If you've read The Tommyknockers by Stephen King, you know that "The Dallas Police" have nothing to do with Dallas itself (or any police force in Texas). Some people see The Dallas Police everywhere. And, yes, there are those who snoop invade our computers (or cyberspace) for a myriad of reasons. Many of those reasons are to sell us something. Some are more malicious or ominous. Regardless, paranoia can sometimes be a humorous happening.
Network administrators set a lot of automatic pings, probes and the like. Some are set up for defense of a network, others are used to make the network appear to respond faster. One of the "smoke and mirrors" tactics that is used relates to caching web pages. There are many places that use a caching proxy for web access. Many military sites use such a proxy for their sites. This equipment keeps track of frequently visited sites and automatically refreshes the cached page before you ask for it -- so that when you go to CNN's site in the morning to read the news, the page pops up quicker. It's faster because you're getting the page from the proxy's cache (locally) instead of trying to fight for bandwidth at 8am with every other Internet user. Pretty nifty, eh?
This has some side effects. Naturally, in order to serve up the most current version of the page, the proxy has to go to the page and put it in its cache. CNN never notices. Smaller sites (with site stats) sometimes notice. Since it's not a user going there, the stats may show things like "Operating System : Unknown" or "Browser : Netscape 3.01" or other such oddities. It looks like stealth - in reality, it's only just a little technomagic.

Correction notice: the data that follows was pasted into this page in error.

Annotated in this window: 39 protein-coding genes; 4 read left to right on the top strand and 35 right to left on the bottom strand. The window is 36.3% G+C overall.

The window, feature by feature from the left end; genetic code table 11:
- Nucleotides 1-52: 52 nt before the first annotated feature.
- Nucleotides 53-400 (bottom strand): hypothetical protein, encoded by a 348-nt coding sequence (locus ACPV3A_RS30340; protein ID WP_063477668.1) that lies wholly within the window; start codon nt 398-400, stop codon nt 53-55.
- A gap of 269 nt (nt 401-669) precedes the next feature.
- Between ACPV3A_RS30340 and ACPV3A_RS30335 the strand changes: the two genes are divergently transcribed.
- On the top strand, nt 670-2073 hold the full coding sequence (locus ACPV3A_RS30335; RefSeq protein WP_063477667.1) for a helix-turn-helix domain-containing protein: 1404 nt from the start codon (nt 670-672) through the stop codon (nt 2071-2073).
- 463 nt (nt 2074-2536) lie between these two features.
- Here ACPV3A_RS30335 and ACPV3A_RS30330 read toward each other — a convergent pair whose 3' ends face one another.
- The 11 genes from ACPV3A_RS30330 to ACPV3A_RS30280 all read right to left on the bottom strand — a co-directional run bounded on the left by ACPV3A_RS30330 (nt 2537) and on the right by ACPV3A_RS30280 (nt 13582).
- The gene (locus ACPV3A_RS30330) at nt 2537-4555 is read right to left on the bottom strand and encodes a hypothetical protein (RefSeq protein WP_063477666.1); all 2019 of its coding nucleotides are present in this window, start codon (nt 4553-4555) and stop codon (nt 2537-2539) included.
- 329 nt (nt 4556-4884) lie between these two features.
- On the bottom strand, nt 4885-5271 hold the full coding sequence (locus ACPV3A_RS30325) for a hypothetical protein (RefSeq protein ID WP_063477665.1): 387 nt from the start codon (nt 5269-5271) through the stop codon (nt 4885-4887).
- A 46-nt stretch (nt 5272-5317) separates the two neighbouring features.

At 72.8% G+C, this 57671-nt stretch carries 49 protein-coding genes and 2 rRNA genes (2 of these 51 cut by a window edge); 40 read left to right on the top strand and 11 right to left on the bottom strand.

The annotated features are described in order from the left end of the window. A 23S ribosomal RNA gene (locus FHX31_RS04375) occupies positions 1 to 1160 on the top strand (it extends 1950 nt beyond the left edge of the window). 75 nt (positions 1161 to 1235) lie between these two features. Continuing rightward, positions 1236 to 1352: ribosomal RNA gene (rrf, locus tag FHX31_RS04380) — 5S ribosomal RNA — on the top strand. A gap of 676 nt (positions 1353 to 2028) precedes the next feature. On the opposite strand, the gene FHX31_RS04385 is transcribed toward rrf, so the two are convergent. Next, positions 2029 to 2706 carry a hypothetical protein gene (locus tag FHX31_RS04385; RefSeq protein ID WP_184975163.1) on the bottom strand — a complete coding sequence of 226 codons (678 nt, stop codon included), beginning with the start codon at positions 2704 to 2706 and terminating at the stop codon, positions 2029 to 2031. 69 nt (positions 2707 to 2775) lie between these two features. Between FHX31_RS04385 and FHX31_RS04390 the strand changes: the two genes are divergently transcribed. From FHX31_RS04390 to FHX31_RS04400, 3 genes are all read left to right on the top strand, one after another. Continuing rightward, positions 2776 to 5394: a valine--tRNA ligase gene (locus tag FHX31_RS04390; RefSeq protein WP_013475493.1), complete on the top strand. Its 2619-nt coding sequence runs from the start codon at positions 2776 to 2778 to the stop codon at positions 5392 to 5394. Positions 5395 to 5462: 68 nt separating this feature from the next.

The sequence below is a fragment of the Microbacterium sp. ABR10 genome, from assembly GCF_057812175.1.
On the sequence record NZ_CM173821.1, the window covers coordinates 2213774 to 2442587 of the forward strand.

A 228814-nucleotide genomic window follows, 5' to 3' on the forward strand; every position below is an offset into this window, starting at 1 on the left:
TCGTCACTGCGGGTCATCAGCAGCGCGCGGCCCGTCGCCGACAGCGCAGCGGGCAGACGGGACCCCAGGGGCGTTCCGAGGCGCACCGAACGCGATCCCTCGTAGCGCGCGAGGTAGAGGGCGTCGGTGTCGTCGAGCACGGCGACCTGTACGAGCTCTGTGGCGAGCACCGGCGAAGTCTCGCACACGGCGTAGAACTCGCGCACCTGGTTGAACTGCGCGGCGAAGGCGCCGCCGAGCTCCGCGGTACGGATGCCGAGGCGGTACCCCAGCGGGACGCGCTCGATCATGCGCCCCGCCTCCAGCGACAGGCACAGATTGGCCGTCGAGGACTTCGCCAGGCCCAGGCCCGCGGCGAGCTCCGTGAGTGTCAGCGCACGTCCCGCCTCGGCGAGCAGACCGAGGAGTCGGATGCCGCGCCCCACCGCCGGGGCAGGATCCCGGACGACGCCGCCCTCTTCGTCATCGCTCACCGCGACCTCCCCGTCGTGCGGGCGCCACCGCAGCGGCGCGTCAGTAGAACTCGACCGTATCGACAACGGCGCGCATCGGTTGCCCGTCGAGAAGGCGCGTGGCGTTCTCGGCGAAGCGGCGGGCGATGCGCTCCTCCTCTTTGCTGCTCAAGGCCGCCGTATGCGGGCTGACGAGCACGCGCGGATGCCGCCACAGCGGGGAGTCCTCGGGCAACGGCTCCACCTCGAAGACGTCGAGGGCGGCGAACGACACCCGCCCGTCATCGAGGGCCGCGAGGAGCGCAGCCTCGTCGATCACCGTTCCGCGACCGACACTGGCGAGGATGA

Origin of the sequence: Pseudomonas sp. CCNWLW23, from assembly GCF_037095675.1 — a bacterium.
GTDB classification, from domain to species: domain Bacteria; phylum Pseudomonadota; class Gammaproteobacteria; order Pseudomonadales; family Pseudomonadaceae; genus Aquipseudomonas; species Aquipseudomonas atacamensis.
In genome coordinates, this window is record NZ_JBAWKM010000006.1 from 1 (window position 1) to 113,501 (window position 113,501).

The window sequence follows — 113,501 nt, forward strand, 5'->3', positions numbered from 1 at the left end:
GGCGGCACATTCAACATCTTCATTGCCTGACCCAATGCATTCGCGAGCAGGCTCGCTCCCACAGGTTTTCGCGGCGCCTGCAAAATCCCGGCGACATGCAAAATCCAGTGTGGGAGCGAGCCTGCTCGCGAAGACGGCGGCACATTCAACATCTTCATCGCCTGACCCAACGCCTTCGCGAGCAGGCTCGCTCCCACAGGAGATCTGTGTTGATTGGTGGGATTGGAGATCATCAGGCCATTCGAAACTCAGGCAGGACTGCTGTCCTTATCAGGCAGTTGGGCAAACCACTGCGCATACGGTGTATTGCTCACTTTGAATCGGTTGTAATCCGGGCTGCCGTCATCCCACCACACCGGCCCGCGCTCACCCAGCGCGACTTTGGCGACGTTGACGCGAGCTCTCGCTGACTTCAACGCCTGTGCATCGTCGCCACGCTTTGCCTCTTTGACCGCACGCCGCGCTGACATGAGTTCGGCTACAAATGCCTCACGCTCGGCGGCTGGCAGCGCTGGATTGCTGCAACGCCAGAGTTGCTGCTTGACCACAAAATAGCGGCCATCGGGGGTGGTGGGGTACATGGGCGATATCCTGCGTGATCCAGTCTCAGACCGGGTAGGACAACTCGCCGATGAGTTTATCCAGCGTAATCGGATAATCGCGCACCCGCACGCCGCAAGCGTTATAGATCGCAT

Another "automatic" thing that some sites (including military sites) employ relates to IP lookup and authentication. Encryption is considered a weapon (munition) and is regulated by the government. When you go to Microsoft or Netscape to download their latest browser with 128-bit encryption (in the US), the site has to look at your IP address and insure that it is from a block that is registered as "used in the US." If you are from outside the US, you have to download and install the 56-bit encryption version. So the site has to validate your IP address to insure that you download the appropriate version (and they comply with the current laws and regulations).
Security needs dictate that anyone trying to explore or break into your network is logged. Some administrators try to gather as much information about the attacker as possible. Sometimes people wander in (or try to explore) areas that are not allowed - or not allowed from certain IP addresses. Attacks (real and imagined) are normally investigated.
Knowing all these things... (and yes, it's a bit oversimplified for discussion's sake) I run across a post on a bulletin board about an Air Force site: "there closing this month but... i was probed by a kelly afb mil ip address in the 198 range last night. The government accessed my computer illegaly."
Now, I don't know any of the particulars about this "probe," and this guy's computer may have been probed by an overzealous security geek... However, I doubt that the military has the time or the inclination to "probe" some user's computer. (Although, I did wonder what some person from South Africa was doing keeping up with the US Air Force's CERT site...)
OMG... I'm The Dallas Police!
Posted by BlueWolf on January 4, 2003 11:09 PM